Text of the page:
Ajin: an Anime with No Good Guys

I just finished watching Ajin and absolutely loved it.  If I had watched that show last year, it would have headed my “Top Five Anime of 2016.”  Ajin gets five stars from me and places sixteenth on my top fifty list–right in between Princess Tutu and Fullmetal Alchemist.  (It was sad to see Solty Rei dropped from the list, but it had to be.  Now, Pumpkin Scissors is hanging on precariously at #50.)  One of the more interesting points about this series lies in how many grey areas can be found within it.  The bad guys are easy to pick out: Mr. Sato and the Japanese government.  (For all intents and purposes, the United States government is as evil as the Japanese government; though, the role of the U.S. is much smaller in this series.)  Other person in this series align with either Sato or the Japanese governments depending on their interests.  Kei Nagai wishes to live in peace, and sees Mr. Tosaki as his best ally in this regard–Miss Shimomura is no different.  The Ajin allied with Sato want the same rights as other citizens and see Sato as their best bet in obtaining these rights.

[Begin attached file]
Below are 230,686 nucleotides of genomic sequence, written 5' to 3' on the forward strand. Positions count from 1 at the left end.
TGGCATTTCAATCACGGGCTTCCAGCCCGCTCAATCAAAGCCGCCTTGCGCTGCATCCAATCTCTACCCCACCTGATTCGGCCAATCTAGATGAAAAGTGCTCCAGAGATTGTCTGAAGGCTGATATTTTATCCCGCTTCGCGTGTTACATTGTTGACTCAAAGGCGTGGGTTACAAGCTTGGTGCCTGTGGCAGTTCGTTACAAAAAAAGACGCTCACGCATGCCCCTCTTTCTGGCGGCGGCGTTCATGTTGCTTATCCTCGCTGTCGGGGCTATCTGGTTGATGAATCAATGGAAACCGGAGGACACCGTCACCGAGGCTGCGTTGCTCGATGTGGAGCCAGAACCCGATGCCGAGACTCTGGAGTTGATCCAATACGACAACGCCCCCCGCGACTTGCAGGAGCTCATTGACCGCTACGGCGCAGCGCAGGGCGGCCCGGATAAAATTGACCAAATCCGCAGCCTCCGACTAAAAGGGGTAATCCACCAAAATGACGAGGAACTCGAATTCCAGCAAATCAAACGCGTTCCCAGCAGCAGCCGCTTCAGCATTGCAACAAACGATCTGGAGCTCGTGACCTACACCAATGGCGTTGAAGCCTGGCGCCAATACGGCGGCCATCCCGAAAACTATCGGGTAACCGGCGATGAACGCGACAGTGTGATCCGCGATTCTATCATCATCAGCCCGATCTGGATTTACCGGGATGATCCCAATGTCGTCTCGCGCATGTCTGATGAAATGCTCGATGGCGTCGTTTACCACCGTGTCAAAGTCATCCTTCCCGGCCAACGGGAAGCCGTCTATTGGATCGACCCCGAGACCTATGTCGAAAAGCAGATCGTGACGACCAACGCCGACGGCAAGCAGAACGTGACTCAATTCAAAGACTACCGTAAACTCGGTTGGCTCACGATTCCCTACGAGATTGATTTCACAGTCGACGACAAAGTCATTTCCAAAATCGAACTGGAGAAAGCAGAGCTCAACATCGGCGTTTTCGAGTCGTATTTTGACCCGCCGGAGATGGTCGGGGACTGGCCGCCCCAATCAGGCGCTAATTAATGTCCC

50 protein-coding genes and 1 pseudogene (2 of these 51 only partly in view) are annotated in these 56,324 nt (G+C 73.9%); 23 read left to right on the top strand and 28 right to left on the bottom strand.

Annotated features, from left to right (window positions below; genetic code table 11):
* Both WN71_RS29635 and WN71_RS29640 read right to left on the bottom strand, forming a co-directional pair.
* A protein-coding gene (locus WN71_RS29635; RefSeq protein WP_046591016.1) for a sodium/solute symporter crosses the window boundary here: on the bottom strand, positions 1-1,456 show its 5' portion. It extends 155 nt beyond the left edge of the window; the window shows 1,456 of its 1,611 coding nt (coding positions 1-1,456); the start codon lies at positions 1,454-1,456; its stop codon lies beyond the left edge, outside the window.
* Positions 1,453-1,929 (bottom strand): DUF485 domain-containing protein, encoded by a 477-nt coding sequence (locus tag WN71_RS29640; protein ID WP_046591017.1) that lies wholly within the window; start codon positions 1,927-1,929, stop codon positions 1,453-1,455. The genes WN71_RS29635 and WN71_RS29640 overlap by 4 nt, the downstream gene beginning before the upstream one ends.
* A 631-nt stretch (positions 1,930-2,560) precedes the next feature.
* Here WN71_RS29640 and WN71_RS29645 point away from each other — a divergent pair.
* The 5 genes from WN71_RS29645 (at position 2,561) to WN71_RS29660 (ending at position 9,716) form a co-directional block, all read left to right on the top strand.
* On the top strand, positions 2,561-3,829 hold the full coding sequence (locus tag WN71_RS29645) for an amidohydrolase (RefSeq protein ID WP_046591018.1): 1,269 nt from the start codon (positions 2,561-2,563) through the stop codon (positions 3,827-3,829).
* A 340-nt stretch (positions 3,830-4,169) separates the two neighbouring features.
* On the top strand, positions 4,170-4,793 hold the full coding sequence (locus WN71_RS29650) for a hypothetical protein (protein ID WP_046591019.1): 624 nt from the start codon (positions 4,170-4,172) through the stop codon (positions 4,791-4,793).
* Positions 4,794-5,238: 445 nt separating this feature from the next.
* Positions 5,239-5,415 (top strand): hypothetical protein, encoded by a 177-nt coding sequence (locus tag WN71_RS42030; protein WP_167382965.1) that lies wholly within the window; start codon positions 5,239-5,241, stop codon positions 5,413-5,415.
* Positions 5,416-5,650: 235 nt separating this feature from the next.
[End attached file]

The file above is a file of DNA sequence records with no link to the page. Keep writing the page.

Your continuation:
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The Virtue of Bloody and Violent Tales

For this post, my dear readers, I’ll let you into the workings of my scrupulous mind.  You see, for a long time now, I worried whether manga like Akame ga Kiru and Silencer actually carry a benefit to the reader.  In general, a fascination with blood and violence for their own sakes obviously manifests a disorder of the soul.  At the opposite extreme, squeamishness at the sight of blood and the refusal to countenance the existence of violence must also count as defects.  So, do Akame ga Kiru and Silencer fall in the mean between these two extremes?  And if they are in the mean, what is their particular virtue?

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A couple of quotes I found recently appear to show the value of such works.  One derives from Erik von Kuehnelt-Leddihn’s Leftism: from de Sade and Marx to Hitler and Marcuse and the second from one of Chesterton’s Father Brown mysteries.  After describing a horrific and monstrous scene from the French Revolution. Kuehnelt-Leddhin writes the following:

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